• Over time angina (chest pain), mainly at night, because physiological bradycardia is present during sleep, which causes an increase in blood reflux and strains even more an already compromised ventricle

Acute aortic insufficiency
In this case, however, the patients present symptoms that indicate a sudden deterioration of the hemodynamic balance of the heart, therefore

  • weakness, altered mental status,
  • breathlessness
  • syncope (fainting).

If left untreated, the patient risks cardiovascular collapse. If these symptoms were to be accompanied by chest or upper back pain, there would be a high suspicion of aortic dissection.

Clinical signs

Medically, the following clinical signs are found:

  • Pulsus bisferiens o bifidus: occurs when two pulses are felt during a systole, instead of one; the second abnormal pulse could be from reflex rebound of the peripheral arteries or from early diastole due to blood regurgitation;
  • Corrigan's Pulse or Water hammer (Pulse celere): wide carotid pulsation, the same phenomenon that occurs when I abruptly close the valve of a water pipe and the shock wave produces a characteristic sound. In the clinic it occurs when the doctor raises the patient's arm and gravity causes the blood to flow back. A faulty valve will cause blood to regurgitate into the ventricles. The reflux of blood into the ventricles will result in a palpable "collapsing" pulse
  • Sign of de Musset: simultaneous head oscillations with each beat;
  • Quinke's symptom (also called Capillary Pulse): at the level of the nail bed there is an interesting phenomenon of redness and pulsatile paleness when a slight pressure is applied;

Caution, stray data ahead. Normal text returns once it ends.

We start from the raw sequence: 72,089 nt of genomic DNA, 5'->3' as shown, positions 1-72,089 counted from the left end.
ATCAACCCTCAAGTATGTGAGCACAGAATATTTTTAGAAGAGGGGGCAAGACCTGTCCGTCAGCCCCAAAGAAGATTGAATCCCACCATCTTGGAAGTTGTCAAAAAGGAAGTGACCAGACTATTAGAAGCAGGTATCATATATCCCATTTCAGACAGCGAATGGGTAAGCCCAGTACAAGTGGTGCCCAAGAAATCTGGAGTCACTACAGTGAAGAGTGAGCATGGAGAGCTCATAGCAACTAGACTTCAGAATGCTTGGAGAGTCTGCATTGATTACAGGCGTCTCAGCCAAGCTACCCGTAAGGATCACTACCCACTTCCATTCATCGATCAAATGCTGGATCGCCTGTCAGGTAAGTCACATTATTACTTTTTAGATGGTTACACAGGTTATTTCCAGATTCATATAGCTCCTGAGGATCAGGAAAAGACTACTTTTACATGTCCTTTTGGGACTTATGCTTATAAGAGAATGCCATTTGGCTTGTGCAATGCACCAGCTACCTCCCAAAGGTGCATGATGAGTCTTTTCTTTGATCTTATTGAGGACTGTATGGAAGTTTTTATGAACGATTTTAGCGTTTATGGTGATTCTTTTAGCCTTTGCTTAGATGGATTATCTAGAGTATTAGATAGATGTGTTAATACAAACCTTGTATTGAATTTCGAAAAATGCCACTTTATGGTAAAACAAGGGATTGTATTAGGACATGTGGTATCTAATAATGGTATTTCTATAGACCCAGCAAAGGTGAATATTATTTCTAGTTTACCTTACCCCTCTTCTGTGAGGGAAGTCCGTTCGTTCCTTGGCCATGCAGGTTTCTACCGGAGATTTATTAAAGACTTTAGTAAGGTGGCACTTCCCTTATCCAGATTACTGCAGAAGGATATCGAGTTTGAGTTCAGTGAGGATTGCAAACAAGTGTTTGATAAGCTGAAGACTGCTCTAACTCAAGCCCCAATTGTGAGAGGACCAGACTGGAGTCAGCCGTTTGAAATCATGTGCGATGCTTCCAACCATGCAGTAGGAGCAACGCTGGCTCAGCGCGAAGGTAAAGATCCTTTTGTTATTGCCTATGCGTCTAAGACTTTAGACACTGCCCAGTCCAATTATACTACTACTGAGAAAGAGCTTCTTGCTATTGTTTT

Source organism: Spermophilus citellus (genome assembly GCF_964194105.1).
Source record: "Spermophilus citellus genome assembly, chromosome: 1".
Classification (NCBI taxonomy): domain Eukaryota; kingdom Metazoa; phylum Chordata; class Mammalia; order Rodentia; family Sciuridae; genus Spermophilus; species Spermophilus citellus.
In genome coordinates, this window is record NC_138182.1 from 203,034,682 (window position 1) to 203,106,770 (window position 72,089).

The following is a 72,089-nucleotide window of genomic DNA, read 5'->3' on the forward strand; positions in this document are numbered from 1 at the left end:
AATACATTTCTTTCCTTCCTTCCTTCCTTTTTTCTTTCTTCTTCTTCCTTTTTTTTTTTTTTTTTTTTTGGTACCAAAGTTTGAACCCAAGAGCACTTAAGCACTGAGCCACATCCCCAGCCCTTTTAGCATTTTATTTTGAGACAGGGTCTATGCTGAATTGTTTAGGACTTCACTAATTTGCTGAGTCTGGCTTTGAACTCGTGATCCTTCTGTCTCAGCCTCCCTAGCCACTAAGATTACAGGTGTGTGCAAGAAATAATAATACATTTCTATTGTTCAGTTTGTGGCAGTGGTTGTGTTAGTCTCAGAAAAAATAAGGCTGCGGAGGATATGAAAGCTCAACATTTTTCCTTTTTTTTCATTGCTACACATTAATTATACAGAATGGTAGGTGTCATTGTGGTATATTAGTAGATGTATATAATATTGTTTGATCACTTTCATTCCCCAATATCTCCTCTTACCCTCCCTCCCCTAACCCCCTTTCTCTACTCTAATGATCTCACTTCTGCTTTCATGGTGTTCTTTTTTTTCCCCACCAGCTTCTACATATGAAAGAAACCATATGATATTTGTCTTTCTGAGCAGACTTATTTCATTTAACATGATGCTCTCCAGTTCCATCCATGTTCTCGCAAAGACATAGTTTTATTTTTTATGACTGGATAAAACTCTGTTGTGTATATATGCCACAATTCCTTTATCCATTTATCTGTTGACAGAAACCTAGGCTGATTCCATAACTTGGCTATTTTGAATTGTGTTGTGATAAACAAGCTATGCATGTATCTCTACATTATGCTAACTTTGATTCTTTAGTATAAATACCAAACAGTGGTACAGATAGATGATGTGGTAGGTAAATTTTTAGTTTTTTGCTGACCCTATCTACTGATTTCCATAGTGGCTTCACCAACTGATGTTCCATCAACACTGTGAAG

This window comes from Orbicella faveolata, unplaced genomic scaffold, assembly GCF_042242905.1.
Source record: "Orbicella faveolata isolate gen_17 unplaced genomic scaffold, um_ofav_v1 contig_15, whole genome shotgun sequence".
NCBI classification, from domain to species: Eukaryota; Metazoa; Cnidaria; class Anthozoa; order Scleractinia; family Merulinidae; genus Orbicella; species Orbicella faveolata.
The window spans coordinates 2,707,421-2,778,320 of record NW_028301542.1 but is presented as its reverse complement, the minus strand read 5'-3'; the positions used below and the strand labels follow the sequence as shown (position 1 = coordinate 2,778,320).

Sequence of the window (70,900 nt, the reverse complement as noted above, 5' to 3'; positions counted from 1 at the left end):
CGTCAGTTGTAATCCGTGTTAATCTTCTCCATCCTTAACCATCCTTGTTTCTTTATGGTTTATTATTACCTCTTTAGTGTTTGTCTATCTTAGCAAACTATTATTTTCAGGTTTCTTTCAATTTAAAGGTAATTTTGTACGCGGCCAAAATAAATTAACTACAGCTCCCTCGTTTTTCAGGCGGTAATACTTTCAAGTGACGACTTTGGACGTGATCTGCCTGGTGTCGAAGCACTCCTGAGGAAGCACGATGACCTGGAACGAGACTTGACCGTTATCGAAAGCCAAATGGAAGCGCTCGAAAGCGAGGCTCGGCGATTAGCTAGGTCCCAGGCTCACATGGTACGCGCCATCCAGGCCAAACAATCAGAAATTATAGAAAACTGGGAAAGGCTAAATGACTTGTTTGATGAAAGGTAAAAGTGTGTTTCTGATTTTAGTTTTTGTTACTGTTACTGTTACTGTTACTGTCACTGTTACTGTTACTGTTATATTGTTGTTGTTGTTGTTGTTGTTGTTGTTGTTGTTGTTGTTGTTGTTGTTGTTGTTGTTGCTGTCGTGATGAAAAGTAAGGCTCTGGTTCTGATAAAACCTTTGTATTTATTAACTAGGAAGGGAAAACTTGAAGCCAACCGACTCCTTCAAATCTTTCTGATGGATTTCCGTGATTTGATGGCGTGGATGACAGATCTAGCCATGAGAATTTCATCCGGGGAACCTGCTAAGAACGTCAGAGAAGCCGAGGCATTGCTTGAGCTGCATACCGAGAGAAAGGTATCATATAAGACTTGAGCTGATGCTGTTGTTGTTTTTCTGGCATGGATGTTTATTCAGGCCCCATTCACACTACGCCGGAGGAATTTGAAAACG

• Duroziez's sign: murmur generated by the pressure of a finger on the femoral artery;
  • Traube's sign, also called “gunshot”, is a sound that can be heard at the level of the femoral artery

At the auscultatory level, placing the fonend on the chest, the characteristic findings are:

  • An early diastolic murmur at high frequency, it is best heard in forced exhalation, the patient is bent forward. It is a type of murmur decreasing in diastole due to the abnormal regurgitation flow.
  • There could be a third tone on Erb's focus (3rd intercostal space at the level of the left sternal border);
  • Austin Flint murmur is sometimes present, i.e. a diastolic murmur of mitral stenosis due to the inability of the valve to open properly in diastole due to the aortic regurgitation jet

NB We define pulse the heartbeat perceivable in certain points of our body, for example the carotid one.

Classification and severity of aortic insufficiency

Based on the echocardiographic evaluation of the relationship between reflux area / LVOT (outflow tract of the left ventricle), the degree of insufficiency can be established:

  • mild aortic insufficiency: <25 % minimally insufficient valve, asymptomatic;
  • moderate aortic insufficiency: 25-65 % altered closure mechanism, increased regurgitation can lead to ventricular hypertrophy;